How did Europe avoid the loss of manufacturing jobs?

This from Rajeev Pillay,

General Partner 
Abacus International  Management L.L.C.  
”For Development Solutions You Can Count  On”

The rust belt is hurting. So is coal country and so are so many former manufacturing communities in the heartland of America. If there is a single underlying cause for the anti-establishment anger that led to the elevation of Donald Trump to the Presidency, it is the loss of well-paying jobs in parts of the country that were heavily dependent on mature manufacturing and extractive industries.

This is not a sudden development. Rather it is part of a trend over the past 30 years that has seen a gradual and inexorable decline in the real wages in the manufacturing sector as industries have matured. Over time, workers who lived a comfortable life have seen their wages erode. Workers have had to accept cuts in their wages and benefits or have seen their jobs migrate abroad to countries with lower wage structures. While in the past, manufacturing workers earned a wage significantly higher than the U.S. average, by 2013 the average factory worker made 7.7 percent below the median wage for all occupations. By end-2104, more than 600,000 manufacturing workers made just $9.60 per hour or less. More than 1.5 million manufacturing workers—one out of every four— made $11.91 or less[1]. Many workers have to hold two or more jobs in order to make ends meet.

Despite this, manufacturing plants have had to move to emerging economies, many of which have average wages that are still considerably lower than those in the U.S. Unable to expand their markets sufficiently rapidly, bottom line profits have been boosted by rapid rises in productivity either through the introduction of new technologies on assembly lines or a reduction of labor costs. The reduction in labor costs has typically been achieved through massive layoffs or a reduction in wages and in some instances, both. It is fairly clear that this is a secular trend for the nation as a whole with a wholesale loss of jobs in traditional manufacturing; clothing, heavy machinery, furniture, automotive products and other industries that require only moderately skilled workers.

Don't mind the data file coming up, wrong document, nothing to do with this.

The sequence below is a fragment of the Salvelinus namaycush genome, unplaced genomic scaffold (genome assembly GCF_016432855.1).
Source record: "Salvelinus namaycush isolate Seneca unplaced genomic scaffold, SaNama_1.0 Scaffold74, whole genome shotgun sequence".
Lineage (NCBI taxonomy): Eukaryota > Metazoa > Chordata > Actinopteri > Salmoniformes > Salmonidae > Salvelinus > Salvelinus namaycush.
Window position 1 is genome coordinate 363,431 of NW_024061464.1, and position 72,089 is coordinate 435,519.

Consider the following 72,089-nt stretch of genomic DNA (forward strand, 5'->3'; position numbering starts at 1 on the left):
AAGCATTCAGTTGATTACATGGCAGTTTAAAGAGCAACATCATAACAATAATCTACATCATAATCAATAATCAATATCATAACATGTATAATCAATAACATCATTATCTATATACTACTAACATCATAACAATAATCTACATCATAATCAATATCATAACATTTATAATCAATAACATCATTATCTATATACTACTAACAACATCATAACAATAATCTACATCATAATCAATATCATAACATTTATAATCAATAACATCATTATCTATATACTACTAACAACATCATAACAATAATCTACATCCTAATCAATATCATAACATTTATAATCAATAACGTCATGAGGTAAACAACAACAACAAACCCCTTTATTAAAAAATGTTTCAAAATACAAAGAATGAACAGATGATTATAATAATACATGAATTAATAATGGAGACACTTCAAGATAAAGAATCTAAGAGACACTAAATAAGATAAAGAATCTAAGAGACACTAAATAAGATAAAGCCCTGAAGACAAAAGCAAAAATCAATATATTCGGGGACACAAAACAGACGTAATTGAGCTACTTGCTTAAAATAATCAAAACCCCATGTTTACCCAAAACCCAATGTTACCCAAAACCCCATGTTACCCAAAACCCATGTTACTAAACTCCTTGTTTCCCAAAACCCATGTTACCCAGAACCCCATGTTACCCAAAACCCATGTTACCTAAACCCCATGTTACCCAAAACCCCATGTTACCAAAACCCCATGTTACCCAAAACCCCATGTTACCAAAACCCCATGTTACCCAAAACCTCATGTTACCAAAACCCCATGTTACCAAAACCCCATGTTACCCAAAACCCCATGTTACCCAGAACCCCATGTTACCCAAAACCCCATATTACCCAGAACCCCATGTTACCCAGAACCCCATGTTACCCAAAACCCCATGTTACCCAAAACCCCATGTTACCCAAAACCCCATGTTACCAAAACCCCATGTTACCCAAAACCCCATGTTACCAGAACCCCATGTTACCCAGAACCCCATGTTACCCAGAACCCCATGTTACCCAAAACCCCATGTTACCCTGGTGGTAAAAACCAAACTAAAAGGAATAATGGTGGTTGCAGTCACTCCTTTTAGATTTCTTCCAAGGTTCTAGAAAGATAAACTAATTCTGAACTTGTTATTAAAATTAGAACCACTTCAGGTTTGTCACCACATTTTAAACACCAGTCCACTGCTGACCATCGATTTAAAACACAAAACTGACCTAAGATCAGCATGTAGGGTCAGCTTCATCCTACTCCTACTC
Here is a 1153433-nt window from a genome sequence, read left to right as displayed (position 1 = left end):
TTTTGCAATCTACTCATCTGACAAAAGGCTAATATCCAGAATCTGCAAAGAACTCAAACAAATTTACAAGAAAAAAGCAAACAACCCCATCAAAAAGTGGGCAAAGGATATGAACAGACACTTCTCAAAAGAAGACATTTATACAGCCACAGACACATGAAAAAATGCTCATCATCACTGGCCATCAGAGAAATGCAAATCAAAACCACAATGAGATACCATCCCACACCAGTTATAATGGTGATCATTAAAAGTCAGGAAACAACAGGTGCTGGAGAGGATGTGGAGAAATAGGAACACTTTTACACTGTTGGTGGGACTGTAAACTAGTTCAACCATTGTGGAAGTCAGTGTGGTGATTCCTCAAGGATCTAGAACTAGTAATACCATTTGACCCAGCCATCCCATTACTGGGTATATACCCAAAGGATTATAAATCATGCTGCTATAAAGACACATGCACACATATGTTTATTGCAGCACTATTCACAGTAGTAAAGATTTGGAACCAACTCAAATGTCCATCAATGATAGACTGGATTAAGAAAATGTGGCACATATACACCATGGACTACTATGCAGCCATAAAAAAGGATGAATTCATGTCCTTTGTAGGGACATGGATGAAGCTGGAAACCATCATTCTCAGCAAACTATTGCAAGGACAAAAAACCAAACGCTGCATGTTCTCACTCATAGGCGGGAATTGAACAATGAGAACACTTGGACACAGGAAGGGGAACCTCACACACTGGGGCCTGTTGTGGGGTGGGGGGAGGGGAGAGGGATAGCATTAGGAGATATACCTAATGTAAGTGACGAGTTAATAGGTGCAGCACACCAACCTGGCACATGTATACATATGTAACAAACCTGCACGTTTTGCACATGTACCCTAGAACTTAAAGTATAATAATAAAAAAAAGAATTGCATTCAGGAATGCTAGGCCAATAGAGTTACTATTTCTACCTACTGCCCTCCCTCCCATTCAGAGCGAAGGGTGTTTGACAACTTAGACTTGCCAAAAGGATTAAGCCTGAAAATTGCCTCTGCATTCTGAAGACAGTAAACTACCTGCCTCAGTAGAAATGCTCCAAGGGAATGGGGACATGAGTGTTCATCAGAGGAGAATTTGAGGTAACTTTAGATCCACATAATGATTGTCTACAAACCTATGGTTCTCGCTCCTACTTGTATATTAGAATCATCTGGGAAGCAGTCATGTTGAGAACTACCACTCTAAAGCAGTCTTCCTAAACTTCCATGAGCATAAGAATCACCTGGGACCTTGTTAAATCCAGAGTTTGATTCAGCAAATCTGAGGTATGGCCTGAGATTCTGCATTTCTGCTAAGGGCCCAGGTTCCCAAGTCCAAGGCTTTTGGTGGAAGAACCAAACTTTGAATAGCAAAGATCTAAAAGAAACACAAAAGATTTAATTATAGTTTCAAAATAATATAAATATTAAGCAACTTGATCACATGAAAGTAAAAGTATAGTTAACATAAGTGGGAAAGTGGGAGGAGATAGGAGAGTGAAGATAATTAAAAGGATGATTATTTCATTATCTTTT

By contrast, Germany, Sweden, Denmark and a few other developed economies in Europe have fared quite differently. In 2013 average hourly pay in manufacturing in Germany stood at $48.98, one third higher than in the $36.34 in the United States. Yet, the German manufacturing sector remained relatively stable between 1997 and 2013 in the face of competition from China, while the US lost 5.4 million manufacturing jobs during the same period[2].

Why is this? This is largely because governments in these countries have understood that in order to maintain high wages and to continue to grow, they would have to migrate towards a high tech, knowledge, and service based economy. Manufacturing in the high tech space requires fiscal incentives to grow the sector, a higher level of skill, access to capital and new and extensive investment in essential infrastructure.

President Obama understood the challenge very well. Although he was blocked at every turn by a hostile Congress, he understood that macro policies would need to address the structural challenge. He was committed to moving the country towards green technologies that were good for the environment, but equally importantly would place the US in the driver seat in the expansion of new and innovative areas that will underpin industry and the economy of the future. He encouraged high tech entrepreneurs to participate in the transformation. Furthermore, he was committed to investing government resources into the infrastructure required to support the rapid growth of clean energy and green technologies. Finally, he was committed to improving public secondary education and access to tertiary education by making it less expensive and providing new and less expensive ways for students to finance their studies.

Hillary Clinton too, to her credit, had a fully fleshed out raft of macro policies[3] ranging from investments in infrastructure, encouraging clean energy (making the US a “clean energy superpower”), improving trade policies, investing in computer sciences and STEM education, creating a “lifelong learning system that is better tailored to 21st century jobs”, increasing access to capital for small businesses and start-ups focusing on young entrepreneurs and the deferment of student loan payments[4].